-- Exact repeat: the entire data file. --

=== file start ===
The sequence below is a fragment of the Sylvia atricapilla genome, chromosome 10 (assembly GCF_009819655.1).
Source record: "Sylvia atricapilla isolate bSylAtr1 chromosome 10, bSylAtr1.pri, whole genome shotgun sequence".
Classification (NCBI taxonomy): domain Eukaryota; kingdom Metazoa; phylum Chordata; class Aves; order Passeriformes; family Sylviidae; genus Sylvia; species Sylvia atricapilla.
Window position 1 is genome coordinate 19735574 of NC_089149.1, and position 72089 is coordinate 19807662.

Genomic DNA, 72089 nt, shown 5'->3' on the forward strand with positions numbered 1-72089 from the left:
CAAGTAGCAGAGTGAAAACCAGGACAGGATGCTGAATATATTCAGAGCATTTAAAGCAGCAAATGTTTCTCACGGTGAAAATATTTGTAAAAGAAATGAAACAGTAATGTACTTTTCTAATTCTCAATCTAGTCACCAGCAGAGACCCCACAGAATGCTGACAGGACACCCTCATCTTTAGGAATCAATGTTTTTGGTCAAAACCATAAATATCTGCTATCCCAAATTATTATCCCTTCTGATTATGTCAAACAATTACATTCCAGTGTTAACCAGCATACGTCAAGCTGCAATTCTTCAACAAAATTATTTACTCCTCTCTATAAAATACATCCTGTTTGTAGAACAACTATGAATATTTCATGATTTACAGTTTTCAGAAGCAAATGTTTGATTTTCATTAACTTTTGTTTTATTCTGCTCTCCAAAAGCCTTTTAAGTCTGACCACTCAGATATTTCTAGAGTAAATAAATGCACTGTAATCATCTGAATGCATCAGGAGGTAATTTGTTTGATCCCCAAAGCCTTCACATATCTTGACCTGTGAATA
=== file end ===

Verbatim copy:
The sequence below is a fragment of the Sylvia atricapilla genome, chromosome 10 (assembly GCF_009819655.1).
Source record: "Sylvia atricapilla isolate bSylAtr1 chromosome 10, bSylAtr1.pri, whole genome shotgun sequence".
Classification (NCBI taxonomy): domain Eukaryota; kingdom Metazoa; phylum Chordata; class Aves; order Passeriformes; family Sylviidae; genus Sylvia; species Sylvia atricapilla.
Window position 1 is genome coordinate 19735574 of NC_089149.1, and position 72089 is coordinate 19807662.

Genomic DNA, 72089 nt, shown 5'->3' on the forward strand with positions numbered 1-72089 from the left:
CAAGTAGCAGAGTGAAAACCAGGACAGGATGCTGAATATATTCAGAGCATTTAAAGCAGCAAATGTTTCTCACGGTGAAAATATTTGTAAAAGAAATGAAACAGTAATGTACTTTTCTAATTCTCAATCTAGTCACCAGCAGAGACCCCACAGAATGCTGACAGGACACCCTCATCTTTAGGAATCAATGTTTTTGGTCAAAACCATAAATATCTGCTATCCCAAATTATTATCCCTTCTGATTATGTCAAACAATTACATTCCAGTGTTAACCAGCATACGTCAAGCTGCAATTCTTCAACAAAATTATTTACTCCTCTCTATAAAATACATCCTGTTTGTAGAACAACTATGAATATTTCATGATTTACAGTTTTCAGAAGCAAATGTTTGATTTTCATTAACTTTTGTTTTATTCTGCTCTCCAAAAGCCTTTTAAGTCTGACCACTCAGATATTTCTAGAGTAAATAAATGCACTGTAATCATCTGAATGCATCAGGAGGTAATTTGTTTGATCCCCAAAGCCTTCACATATCTTGACCTGTGAATA